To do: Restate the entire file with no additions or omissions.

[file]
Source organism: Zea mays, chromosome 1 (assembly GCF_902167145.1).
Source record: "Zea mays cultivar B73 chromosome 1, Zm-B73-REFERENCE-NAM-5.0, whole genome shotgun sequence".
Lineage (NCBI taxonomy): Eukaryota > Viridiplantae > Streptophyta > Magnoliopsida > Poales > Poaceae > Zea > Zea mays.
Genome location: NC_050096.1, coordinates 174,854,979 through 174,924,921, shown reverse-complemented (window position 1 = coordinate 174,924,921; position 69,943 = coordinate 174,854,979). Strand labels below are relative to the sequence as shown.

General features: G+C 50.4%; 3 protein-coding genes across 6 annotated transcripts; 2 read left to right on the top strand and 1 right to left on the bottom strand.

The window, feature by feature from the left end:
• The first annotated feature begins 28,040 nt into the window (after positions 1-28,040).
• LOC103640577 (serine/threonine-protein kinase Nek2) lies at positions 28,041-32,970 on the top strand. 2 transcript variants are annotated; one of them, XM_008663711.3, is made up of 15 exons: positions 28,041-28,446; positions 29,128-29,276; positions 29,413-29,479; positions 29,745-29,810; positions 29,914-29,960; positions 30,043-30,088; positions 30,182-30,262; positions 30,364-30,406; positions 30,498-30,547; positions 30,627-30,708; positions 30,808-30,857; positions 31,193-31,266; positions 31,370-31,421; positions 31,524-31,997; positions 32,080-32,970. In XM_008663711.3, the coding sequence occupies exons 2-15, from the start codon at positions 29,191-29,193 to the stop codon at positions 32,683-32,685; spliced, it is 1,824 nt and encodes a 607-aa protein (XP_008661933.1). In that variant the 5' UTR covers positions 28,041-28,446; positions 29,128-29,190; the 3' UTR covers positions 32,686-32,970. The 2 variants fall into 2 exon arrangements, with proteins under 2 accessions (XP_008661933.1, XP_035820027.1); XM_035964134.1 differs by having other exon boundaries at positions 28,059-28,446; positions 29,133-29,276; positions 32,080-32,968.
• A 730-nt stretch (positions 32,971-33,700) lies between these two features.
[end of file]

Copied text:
Source organism: Zea mays, chromosome 1 (assembly GCF_902167145.1).
Source record: "Zea mays cultivar B73 chromosome 1, Zm-B73-REFERENCE-NAM-5.0, whole genome shotgun sequence".
Lineage (NCBI taxonomy): Eukaryota > Viridiplantae > Streptophyta > Magnoliopsida > Poales > Poaceae > Zea > Zea mays.
Genome location: NC_050096.1, coordinates 174,854,979 through 174,924,921, shown reverse-complemented (window position 1 = coordinate 174,924,921; position 69,943 = coordinate 174,854,979). Strand labels below are relative to the sequence as shown.

General features: G+C 50.4%; 3 protein-coding genes across 6 annotated transcripts; 2 read left to right on the top strand and 1 right to left on the bottom strand.

The window, feature by feature from the left end:
• The first annotated feature begins 28,040 nt into the window (after positions 1-28,040).
• LOC103640577 (serine/threonine-protein kinase Nek2) lies at positions 28,041-32,970 on the top strand. 2 transcript variants are annotated; one of them, XM_008663711.3, is made up of 15 exons: positions 28,041-28,446; positions 29,128-29,276; positions 29,413-29,479; positions 29,745-29,810; positions 29,914-29,960; positions 30,043-30,088; positions 30,182-30,262; positions 30,364-30,406; positions 30,498-30,547; positions 30,627-30,708; positions 30,808-30,857; positions 31,193-31,266; positions 31,370-31,421; positions 31,524-31,997; positions 32,080-32,970. In XM_008663711.3, the coding sequence occupies exons 2-15, from the start codon at positions 29,191-29,193 to the stop codon at positions 32,683-32,685; spliced, it is 1,824 nt and encodes a 607-aa protein (XP_008661933.1). In that variant the 5' UTR covers positions 28,041-28,446; positions 29,128-29,190; the 3' UTR covers positions 32,686-32,970. The 2 variants fall into 2 exon arrangements, with proteins under 2 accessions (XP_008661933.1, XP_035820027.1); XM_035964134.1 differs by having other exon boundaries at positions 28,059-28,446; positions 29,133-29,276; positions 32,080-32,968.
• A 730-nt stretch (positions 32,971-33,700) lies between these two features.